Kathryn Lee | Published: June 12, 2012
That’s me, spinning away on the Mad Tea Party at Disney World
My family and I just returned from the Most Magical Place on Earth, otherwise known as Walt Disney World in Florida. If my calculations are correct, this was my 9th visit there, and my husband’s 11th. Yes, we love it and we’re not ashamed to admit it. We have some friends and family who don’t quite understand why we keep going when there are so many marvelous places in the world to visit. And I see their point, but we can’t help ourselves. There’s just something extra special about the way they do things there. And that’s no accident. It’s very intentional, in fact.
Disney is in the business of creating experiences for its customers. This is much different from simply providing a thrill here and there. For this reason, Disney World doesn’t have rides – they have attractions. And it’s not just a difference in terminology – Disney also values storytelling, hence nearly every attraction offers some kind of narrative or story that is incorporated into the experience.
While in Disney World last week, I visited the One Man’s Dream attraction at Hollywood Studios, which is a mini-museum of sorts all about Walt Disney’s life and how he grew his company to be one of the most successful of all time. I learned that when developing his theme parks, Walt Disney wanted to do things differently and completely redefine guests’ expectations of what an amusement park could be. He firmly believed that they were putting on a show for guests. Therefore, those who worked at Disneyland (and later Disney World) were to be called “cast members” rather than “employees” (and they still are).
Walt’s extreme attention to detail regarding every aspect of the “show” was carried out in all areas, and he wanted everything visible in the parks to be “stage ready” at all times. For instance, before Disneyland opened, it was common for amusement parks to have trash strewn about – they weren’t known for being clean, tidy places. But Walt set a completely new standard and never settled for the status quo, and this continues today. If you pay attention, you still see countless Disney cast members discreetly sweeping and cleaning the streets throughout the day, and debris on the ground is minimal.
In addition to putting on a great show, Disney knows a thing or two about good old-fashioned customer service. Thousands of people visit Disney theme parks daily, yet cast members still know how to make individuals feel special. From the way they warmly addressed my 5-year-old daughter as “princess” to the way our server at the 50’s Prime Time Café took extra time to offer us “insider” tips without us even asking, Disney cast members consistently go above and beyond what we typically experience elsewhere.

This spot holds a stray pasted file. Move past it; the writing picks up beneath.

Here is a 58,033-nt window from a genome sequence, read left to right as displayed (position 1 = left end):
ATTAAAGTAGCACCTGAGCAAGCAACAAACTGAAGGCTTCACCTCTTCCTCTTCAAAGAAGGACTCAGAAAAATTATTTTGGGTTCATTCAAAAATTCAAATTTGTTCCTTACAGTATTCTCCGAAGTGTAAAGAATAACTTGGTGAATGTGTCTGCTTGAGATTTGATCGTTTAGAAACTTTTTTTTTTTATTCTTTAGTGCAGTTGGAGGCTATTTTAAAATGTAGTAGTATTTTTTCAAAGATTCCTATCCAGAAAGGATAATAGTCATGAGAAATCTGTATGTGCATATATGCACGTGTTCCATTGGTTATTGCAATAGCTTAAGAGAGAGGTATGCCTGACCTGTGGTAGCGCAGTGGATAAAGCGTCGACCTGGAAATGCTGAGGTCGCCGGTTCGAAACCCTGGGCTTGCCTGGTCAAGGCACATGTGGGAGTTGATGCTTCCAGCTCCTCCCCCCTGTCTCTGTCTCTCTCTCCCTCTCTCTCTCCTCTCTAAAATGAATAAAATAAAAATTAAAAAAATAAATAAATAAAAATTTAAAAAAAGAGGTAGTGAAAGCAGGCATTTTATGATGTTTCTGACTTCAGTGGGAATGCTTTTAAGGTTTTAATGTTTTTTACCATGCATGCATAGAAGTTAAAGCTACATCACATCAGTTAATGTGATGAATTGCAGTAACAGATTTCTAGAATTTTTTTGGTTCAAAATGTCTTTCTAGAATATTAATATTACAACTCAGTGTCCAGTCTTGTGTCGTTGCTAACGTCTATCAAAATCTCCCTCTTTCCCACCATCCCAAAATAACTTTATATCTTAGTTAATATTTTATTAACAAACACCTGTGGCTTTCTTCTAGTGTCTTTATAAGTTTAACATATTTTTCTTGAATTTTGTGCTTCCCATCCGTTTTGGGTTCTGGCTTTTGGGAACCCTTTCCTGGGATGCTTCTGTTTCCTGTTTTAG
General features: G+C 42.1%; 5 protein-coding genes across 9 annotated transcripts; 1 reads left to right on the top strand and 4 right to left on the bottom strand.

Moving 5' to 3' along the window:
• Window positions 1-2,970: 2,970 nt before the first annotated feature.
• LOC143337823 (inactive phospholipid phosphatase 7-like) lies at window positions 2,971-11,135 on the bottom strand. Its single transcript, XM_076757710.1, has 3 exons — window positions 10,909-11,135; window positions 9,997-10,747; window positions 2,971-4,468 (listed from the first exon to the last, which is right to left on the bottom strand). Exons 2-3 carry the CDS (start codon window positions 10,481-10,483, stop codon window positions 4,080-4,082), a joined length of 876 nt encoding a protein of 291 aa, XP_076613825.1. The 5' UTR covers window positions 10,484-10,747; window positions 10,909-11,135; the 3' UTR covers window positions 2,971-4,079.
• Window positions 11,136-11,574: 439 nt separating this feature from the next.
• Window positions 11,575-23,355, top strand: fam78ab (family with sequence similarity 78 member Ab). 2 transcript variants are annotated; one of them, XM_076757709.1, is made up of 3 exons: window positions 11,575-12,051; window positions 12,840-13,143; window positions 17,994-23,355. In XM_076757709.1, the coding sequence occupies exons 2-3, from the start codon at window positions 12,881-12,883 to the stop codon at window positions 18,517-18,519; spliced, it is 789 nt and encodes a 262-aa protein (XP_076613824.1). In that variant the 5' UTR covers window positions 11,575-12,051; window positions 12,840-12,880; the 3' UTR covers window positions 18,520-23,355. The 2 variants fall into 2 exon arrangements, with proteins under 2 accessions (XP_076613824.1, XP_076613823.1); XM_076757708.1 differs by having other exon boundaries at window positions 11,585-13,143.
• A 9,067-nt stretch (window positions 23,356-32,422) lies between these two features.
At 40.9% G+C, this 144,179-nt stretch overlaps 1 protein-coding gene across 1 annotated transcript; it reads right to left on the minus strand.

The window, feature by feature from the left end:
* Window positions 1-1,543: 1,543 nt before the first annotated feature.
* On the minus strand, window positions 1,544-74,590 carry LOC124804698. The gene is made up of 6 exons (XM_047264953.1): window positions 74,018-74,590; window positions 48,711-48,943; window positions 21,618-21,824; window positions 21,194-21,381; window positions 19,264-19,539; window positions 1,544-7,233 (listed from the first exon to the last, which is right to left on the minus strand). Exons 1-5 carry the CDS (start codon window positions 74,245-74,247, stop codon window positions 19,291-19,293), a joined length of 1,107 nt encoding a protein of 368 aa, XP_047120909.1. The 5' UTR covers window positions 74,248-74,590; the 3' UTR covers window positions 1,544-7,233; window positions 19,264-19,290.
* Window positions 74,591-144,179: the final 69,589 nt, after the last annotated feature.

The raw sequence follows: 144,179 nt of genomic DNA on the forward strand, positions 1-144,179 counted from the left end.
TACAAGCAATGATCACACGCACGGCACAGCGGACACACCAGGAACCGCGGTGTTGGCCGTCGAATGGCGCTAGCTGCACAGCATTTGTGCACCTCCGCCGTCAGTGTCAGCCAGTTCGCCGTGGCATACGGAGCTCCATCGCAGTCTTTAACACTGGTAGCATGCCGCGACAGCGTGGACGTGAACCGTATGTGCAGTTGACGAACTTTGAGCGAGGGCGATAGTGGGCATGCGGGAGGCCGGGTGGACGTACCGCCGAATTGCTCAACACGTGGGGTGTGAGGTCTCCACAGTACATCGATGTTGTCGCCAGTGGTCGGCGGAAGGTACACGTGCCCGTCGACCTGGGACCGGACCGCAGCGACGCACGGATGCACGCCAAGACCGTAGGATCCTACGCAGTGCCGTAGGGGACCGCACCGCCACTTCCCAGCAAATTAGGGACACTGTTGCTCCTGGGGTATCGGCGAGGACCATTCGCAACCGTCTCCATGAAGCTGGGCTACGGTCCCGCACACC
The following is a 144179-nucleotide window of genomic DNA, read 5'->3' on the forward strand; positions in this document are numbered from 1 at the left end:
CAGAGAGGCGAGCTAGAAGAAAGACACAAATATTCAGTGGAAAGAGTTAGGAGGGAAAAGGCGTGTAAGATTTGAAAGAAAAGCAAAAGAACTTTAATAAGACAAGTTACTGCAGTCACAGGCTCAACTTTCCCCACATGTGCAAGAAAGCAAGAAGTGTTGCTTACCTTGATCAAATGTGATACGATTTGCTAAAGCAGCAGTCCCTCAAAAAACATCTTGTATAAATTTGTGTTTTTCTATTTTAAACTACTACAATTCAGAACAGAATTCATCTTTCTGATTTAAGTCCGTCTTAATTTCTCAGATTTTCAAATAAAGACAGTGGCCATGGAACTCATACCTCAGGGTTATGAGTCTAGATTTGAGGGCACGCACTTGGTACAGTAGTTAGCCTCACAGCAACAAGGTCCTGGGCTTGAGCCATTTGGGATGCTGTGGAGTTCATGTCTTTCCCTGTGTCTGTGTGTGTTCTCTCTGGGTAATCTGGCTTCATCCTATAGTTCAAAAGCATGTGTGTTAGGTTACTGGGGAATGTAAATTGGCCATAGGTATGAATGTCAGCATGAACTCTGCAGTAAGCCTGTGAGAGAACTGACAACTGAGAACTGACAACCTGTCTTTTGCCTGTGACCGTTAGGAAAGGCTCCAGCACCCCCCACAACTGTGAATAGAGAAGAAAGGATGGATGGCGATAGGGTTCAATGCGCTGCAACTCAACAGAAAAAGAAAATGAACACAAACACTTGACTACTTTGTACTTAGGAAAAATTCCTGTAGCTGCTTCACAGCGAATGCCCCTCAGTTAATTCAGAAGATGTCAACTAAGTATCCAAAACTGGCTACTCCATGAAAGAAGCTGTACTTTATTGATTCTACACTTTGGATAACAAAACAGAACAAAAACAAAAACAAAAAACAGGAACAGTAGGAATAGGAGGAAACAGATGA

And this is even more amazing considering the gobs of people that they interact with on a daily basis. It’s a challenge in any customer-facing job to remain upbeat when having conversations about the same things over and over with different people all day long. I think we’ve all had interactions with employees of companies who made us feel like we were just another number, or who obviously thought we were stupid for not knowing something, or who seemed to be rattling off a scripted answer that they had already recited a hundred times that day. So I find it especially impressive when, as a customer, I encounter employees who are able to keep it fresh time and again, no matter how many people they’ve already interacted with that day.
The naysayer might say, “Sure, Disney’s got great customer service, but they bring in billions of dollars. They can afford to focus on those details.” But I believe that they became successful in large part because of that intentional dedication to high quality and first-class customer service. I daresay that their success has less to do with the product they offer, and more with how they deliver it. Keep in mind that I’m raving about a place where people regularly experience heat in the upper 90s, suffocating crowds, and attraction wait times of up to two hours. Yet you don’t hear too much about those things – most people are mesmerized by the experience that has been created for them.
I’m not saying that every single aspect of Disney World is perfect or that every Disney cast member is an exemplary model of customer service. But overall, Disney has a heck of a lot figured out – so much so that other organizations turn to them for consulting on customer service, leadership, innovation, and brand loyalty, among other topics. Additionally, numerous books and articles have been written about Disney’s commitment to excellent customer service (just do a Google search for “Disney customer service” and you’ll see what I mean), so they are definitely doing something right.
The great news for the rest of us in the business world is that we don’t need princesses, parades, and castles to pull off Disney quality. What we need is an intense focus on making our customers feel special; to remember that thousands may come through our doors (or inboxes), but each one of them comes to us for a first time. For any business to thrive, we must convince the customer that once is just not enough.
As a consumer, when have you had a really outstanding customer service experience? Or if you’re in the business of serving others, what do you do to ensure positive experiences for your customers? I look forward to hearing your thoughts!